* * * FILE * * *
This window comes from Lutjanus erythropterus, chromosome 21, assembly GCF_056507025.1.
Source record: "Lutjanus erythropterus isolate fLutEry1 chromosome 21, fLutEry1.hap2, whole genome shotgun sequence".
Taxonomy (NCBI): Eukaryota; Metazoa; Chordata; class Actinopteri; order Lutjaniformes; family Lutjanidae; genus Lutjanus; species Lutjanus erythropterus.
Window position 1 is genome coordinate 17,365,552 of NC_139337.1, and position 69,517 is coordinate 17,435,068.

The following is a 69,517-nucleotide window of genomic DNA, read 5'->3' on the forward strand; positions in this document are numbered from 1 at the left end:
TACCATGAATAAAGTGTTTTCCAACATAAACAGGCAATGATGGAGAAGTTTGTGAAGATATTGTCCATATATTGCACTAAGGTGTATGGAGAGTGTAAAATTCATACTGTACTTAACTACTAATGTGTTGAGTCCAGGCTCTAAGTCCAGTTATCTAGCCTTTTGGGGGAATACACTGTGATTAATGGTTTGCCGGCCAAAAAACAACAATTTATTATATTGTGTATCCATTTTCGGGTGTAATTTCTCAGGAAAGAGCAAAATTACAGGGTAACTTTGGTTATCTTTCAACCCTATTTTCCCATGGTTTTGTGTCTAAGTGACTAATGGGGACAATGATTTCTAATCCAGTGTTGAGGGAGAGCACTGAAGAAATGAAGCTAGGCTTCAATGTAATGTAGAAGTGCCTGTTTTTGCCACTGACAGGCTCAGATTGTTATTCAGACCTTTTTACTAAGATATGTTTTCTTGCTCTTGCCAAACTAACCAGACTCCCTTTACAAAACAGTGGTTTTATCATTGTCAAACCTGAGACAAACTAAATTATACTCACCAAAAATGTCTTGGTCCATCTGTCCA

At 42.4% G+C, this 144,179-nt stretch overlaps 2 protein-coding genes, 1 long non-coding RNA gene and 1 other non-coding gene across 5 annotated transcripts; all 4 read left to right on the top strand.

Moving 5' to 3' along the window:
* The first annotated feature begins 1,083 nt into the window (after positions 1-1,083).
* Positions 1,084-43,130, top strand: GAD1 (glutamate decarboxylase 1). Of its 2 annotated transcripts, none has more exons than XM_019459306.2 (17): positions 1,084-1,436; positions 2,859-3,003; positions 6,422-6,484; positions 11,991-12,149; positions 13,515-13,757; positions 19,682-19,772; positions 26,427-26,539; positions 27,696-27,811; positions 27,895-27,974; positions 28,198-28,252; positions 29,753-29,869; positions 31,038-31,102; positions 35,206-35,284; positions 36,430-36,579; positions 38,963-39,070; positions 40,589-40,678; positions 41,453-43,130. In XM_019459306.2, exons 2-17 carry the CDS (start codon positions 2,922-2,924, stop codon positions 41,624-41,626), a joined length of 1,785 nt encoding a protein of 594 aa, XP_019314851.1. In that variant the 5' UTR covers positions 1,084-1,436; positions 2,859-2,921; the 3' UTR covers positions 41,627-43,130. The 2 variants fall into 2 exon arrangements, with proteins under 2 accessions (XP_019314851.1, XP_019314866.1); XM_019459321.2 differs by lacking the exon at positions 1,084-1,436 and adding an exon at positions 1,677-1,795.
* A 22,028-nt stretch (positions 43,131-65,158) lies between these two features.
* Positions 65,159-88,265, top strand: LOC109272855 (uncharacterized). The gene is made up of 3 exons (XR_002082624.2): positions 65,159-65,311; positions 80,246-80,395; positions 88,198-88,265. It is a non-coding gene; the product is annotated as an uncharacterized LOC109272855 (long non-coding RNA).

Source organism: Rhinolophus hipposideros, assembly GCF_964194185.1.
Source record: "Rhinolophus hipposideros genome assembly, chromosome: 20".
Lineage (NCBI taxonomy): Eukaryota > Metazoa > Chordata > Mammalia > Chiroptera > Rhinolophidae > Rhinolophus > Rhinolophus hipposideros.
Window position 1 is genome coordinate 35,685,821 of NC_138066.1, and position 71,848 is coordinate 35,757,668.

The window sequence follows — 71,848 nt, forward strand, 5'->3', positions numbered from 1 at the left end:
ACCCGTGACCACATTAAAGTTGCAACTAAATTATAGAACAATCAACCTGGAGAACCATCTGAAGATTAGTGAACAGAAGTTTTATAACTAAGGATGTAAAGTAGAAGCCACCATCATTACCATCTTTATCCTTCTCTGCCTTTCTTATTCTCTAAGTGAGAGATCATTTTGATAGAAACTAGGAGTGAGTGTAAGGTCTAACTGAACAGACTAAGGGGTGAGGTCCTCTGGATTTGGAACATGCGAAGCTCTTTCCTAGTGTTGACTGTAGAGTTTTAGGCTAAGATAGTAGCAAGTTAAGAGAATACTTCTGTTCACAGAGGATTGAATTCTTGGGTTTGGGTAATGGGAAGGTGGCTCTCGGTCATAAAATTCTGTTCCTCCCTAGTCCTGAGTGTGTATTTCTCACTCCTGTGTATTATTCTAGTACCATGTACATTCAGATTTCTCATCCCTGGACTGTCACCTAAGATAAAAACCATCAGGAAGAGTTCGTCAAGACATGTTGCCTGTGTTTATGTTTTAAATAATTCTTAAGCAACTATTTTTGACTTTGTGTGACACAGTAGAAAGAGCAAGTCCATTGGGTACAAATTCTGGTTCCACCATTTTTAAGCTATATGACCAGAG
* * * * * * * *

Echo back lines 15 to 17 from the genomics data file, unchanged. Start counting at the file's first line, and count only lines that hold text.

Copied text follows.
Lineage (NCBI taxonomy): Eukaryota > Metazoa > Chordata > Mammalia > Chiroptera > Rhinolophidae > Rhinolophus > Rhinolophus hipposideros.
Window position 1 is genome coordinate 35,685,821 of NC_138066.1, and position 71,848 is coordinate 35,757,668.

The window sequence follows — 71,848 nt, forward strand, 5'->3', positions numbered from 1 at the left end: